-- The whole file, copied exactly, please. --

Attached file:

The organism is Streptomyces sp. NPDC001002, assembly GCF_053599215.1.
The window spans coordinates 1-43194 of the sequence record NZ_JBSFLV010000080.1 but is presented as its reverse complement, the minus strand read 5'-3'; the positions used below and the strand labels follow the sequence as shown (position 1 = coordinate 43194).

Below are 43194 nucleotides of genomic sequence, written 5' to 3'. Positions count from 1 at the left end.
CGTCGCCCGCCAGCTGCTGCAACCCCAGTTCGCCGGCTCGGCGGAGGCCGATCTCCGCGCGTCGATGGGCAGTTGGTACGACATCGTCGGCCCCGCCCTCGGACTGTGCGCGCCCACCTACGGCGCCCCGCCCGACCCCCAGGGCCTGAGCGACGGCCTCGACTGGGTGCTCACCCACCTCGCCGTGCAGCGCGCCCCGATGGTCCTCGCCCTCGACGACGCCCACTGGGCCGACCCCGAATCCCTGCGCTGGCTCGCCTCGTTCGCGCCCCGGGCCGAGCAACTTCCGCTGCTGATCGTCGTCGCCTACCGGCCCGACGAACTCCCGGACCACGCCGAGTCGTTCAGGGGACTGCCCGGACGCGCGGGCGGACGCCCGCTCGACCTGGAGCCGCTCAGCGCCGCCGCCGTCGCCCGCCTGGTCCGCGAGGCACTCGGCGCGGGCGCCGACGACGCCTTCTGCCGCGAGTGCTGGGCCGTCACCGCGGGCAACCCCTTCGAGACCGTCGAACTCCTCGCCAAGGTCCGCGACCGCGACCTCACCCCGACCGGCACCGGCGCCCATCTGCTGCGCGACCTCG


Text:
The organism is Streptomyces sp. NPDC001002, assembly GCF_053599215.1.
The window spans coordinates 1-43194 of the sequence record NZ_JBSFLV010000080.1 but is presented as its reverse complement, the minus strand read 5'-3'; the positions used below and the strand labels follow the sequence as shown (position 1 = coordinate 43194).

Below are 43194 nucleotides of genomic sequence, written 5' to 3'. Positions count from 1 at the left end.
CGTCGCCCGCCAGCTGCTGCAACCCCAGTTCGCCGGCTCGGCGGAGGCCGATCTCCGCGCGTCGATGGGCAGTTGGTACGACATCGTCGGCCCCGCCCTCGGACTGTGCGCGCCCACCTACGGCGCCCCGCCCGACCCCCAGGGCCTGAGCGACGGCCTCGACTGGGTGCTCACCCACCTCGCCGTGCAGCGCGCCCCGATGGTCCTCGCCCTCGACGACGCCCACTGGGCCGACCCCGAATCCCTGCGCTGGCTCGCCTCGTTCGCGCCCCGGGCCGAGCAACTTCCGCTGCTGATCGTCGTCGCCTACCGGCCCGACGAACTCCCGGACCACGCCGAGTCGTTCAGGGGACTGCCCGGACGCGCGGGCGGACGCCCGCTCGACCTGGAGCCGCTCAGCGCCGCCGCCGTCGCCCGCCTGGTCCGCGAGGCACTCGGCGCGGGCGCCGACGACGCCTTCTGCCGCGAGTGCTGGGCCGTCACCGCGGGCAACCCCTTCGAGACCGTCGAACTCCTCGCCAAGGTCCGCGACCGCGACCTCACCCCGACCGGCACCGGCGCCCATCTGCTGCGCGACCTCG